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Improving the Nutritional Quality at What Cost? The Economics of Reducing Sodium in Foods

Simpson, Amanda Nicole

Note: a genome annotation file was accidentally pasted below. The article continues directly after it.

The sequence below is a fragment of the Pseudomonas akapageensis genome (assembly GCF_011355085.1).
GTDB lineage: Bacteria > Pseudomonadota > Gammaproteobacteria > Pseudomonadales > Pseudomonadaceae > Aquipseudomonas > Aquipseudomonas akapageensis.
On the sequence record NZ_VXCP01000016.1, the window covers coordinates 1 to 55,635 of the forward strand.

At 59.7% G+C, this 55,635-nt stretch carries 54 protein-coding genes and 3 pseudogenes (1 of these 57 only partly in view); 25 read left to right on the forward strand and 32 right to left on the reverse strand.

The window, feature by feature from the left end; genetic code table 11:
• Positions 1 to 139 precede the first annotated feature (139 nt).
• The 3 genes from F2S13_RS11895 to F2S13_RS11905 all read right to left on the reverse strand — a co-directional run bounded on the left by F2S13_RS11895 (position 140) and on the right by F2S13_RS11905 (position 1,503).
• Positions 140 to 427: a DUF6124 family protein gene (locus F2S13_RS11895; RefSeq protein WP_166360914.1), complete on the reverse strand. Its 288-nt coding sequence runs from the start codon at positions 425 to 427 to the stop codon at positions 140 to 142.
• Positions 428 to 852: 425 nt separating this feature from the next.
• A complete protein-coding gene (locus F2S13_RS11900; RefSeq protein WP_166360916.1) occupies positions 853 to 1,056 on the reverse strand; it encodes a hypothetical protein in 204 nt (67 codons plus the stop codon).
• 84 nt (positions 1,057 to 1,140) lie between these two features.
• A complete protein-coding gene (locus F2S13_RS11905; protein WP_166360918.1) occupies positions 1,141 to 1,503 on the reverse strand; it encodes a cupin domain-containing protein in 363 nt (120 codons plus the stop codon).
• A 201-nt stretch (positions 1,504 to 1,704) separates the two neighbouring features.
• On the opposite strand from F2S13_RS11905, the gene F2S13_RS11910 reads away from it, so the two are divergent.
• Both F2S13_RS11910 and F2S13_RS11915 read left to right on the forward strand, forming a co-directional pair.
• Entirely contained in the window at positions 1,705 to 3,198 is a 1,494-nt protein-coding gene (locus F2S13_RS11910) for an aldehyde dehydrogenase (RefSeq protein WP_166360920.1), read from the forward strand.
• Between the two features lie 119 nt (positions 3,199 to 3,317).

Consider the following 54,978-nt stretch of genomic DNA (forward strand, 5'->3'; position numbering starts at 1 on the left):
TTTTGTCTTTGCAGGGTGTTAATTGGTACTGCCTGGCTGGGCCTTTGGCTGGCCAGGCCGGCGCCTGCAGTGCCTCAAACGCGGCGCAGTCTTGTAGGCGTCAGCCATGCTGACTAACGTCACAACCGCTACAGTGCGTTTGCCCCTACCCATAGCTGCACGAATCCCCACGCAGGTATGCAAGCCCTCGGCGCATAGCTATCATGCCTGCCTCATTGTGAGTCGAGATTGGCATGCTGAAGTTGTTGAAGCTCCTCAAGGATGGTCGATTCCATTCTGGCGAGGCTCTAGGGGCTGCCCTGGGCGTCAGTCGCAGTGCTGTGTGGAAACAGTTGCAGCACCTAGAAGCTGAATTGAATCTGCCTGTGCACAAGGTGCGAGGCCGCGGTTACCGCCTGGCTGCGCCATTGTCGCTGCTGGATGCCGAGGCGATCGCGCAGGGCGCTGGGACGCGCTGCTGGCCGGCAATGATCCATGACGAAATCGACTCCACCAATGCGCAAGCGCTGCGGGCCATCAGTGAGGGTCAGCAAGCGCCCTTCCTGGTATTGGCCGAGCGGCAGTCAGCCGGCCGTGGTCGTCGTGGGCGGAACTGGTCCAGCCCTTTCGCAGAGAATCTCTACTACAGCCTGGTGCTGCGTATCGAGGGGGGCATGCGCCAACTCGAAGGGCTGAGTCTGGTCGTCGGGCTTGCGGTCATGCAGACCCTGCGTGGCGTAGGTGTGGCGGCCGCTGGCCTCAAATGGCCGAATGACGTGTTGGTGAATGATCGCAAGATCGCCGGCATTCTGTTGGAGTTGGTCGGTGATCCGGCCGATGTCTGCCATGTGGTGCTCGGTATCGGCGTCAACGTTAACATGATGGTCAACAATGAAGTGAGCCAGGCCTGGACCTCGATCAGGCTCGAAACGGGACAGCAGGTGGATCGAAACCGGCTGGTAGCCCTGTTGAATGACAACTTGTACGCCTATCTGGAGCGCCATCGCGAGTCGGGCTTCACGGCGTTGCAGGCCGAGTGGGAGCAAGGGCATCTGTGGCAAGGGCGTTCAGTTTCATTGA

Salt serves a multifaceted purpose in food products for producers and consumers. Producers use sodium as a preservative to increase shelf life, and many consumers often have a preference for salty, long-lasting, and convenient food products. In recent years, a majority of health professionals agree that reducing sodium consumption in one's diet would improve their health. However, this idea is not fully supported by all, and some research rejects the theory or does not find conclusive evidence. In an attempt to make Americans healthier, recent FDA recommendations are aimed at the food industry by asking agribusinesses to limit the amount of sodium in food products and thus in American diets. Now, the FDA is considering changing the voluntary recommendation to a mandatory policy. For a variety of reasons, this could lead to a high economic cost for the entire food industry. The main purpose of this research is to determine the impact to food processors if a sodium reduction policy is implemented. To estimate the impact of a reduced sodium policy, a survey was distributed to food manufacturers in Oklahoma and the surrounding area, and a sodium cost function calculated to find the estimated cost. Additional questions provided opportunity to use an ordered logit model for agribusinesses to rate various sodium policy options based on the desirability. A choice experiment was created between two regulatory environments in an experimental design where changes in health related issues vary by either 0% or 10%, which will allow a willingness to accept term for each policy to be estimated. The results provided that when each firm has equal weight, Oklahoma food manufacturers would be willing to forfeit $1.2 million to avoid a sodium reduction policy. However, when each company is weighted through their total employment, that amount increases to nearly $4.9 million. This is the more conservative estimate; in the total cost function, the results imply that Oklahoma food manufacturers alone predict that they would have a total estimated cost of over $140 million with a sodium reduction policy. While the ordered logit model did not return significant results, the most likeable solution to addressing the reduced sodium debate for food manufacturers is to either maintain the current recommendation or implement educational activities which describe sodium's adverse health effects.